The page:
Licensing is traditionally viewed as providing the foundation (or the floor) of quality early care and education (ECE). States and territories are responsible for licensing child care programs, and a license serves as permission to legally operate a child care program. The essential purpose of licensing is to provide basic protections to prevent harm to children. State statutes set parameters for child care licensing (e.g., define the settings that are licensed; National Center on Child Care Quality Improvement, NCCCQI, 2014a). State agency staff then develop rules that further define the statutes, such as delineating monitoring procedures and enforcement actions. Initiatives like Quality Rating and Improvement Systems (QRIS) often build on the basic requirements of licensing to define quality and support programs in achieving higher levels of quality (Tout & Maxwell, 2010).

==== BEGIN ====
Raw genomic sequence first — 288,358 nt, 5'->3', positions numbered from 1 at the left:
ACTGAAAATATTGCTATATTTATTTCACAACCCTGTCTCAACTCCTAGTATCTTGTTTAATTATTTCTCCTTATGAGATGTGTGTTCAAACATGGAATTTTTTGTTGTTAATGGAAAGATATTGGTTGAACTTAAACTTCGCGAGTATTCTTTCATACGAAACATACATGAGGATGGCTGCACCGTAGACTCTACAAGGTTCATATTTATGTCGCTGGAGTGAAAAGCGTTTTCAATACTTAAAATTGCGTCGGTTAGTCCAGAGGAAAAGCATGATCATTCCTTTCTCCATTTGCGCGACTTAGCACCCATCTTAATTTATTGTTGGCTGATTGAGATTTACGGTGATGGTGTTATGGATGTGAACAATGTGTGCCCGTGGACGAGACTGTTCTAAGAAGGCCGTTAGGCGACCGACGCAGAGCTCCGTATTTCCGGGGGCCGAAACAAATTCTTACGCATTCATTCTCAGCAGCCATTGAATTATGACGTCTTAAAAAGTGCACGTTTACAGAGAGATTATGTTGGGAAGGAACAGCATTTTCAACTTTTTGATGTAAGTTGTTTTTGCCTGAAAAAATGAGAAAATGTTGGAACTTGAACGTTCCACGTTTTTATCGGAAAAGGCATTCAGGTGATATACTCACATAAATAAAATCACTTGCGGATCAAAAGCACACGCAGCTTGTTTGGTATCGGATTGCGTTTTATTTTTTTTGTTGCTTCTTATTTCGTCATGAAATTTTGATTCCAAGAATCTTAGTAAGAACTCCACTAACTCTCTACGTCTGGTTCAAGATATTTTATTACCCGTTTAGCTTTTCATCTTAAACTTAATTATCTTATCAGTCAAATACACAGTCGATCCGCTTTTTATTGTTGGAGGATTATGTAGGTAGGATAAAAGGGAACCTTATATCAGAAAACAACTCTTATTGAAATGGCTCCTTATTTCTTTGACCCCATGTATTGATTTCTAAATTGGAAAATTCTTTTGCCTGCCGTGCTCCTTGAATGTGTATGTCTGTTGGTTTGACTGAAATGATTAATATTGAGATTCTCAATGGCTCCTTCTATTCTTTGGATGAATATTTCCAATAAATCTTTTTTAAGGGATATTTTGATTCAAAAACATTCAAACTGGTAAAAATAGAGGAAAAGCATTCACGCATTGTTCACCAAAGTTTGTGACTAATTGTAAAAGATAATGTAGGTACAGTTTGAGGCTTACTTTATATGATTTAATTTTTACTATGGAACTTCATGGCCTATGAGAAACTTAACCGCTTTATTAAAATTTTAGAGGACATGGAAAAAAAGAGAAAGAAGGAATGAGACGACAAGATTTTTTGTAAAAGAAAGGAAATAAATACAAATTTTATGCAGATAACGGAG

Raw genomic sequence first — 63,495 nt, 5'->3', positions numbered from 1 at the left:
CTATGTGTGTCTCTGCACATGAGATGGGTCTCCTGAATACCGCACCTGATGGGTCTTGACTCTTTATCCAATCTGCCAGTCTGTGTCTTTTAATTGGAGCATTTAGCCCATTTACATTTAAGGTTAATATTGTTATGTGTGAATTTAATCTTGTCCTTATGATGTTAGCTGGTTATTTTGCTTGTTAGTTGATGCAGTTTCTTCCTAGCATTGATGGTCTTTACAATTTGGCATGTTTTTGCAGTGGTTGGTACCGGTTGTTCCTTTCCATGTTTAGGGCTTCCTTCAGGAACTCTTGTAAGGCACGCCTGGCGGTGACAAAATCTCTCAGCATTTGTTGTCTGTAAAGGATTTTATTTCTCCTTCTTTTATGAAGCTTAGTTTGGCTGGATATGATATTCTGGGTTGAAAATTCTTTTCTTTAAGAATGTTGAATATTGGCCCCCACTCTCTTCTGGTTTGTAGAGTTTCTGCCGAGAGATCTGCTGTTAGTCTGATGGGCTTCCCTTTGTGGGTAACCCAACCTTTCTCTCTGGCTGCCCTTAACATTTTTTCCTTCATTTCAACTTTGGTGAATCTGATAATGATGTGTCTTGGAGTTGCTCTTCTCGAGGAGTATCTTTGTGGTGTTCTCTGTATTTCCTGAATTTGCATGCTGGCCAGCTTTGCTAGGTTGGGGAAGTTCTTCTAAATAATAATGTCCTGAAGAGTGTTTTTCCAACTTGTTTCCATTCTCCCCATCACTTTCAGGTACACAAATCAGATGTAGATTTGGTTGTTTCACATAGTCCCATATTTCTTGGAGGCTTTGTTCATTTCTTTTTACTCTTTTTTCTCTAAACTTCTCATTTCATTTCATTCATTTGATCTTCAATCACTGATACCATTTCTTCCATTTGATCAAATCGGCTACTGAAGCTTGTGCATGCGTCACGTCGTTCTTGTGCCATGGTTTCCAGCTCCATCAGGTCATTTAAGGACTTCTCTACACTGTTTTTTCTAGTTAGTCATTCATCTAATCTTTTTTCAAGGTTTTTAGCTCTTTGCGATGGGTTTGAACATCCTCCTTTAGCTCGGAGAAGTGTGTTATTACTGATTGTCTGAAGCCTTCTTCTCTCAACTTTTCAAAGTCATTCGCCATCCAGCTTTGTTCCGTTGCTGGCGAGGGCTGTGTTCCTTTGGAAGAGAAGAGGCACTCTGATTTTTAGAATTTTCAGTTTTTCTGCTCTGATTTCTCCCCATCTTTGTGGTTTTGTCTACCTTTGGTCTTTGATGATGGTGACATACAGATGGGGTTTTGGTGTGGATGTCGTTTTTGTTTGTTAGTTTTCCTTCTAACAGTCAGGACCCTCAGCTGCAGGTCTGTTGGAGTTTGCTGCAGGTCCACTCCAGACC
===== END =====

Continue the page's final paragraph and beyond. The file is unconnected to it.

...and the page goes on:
This conceptualization of licensing as a basic, first step toward quality has begun to change recently. Licensing is increasingly viewed as integral all along the quality continuum, not just at the lower level of quality. Further, some ECE policymakers are considering how all aspects of the licensing system— from the standards to monitoring compliance to enforcement—can support the quality of ECE. Although the conceptual relationship between licensing and quality is evolving, there is little research about how licensing influences quality. This brief provides a framework to support discussion and research in this important area.View Publication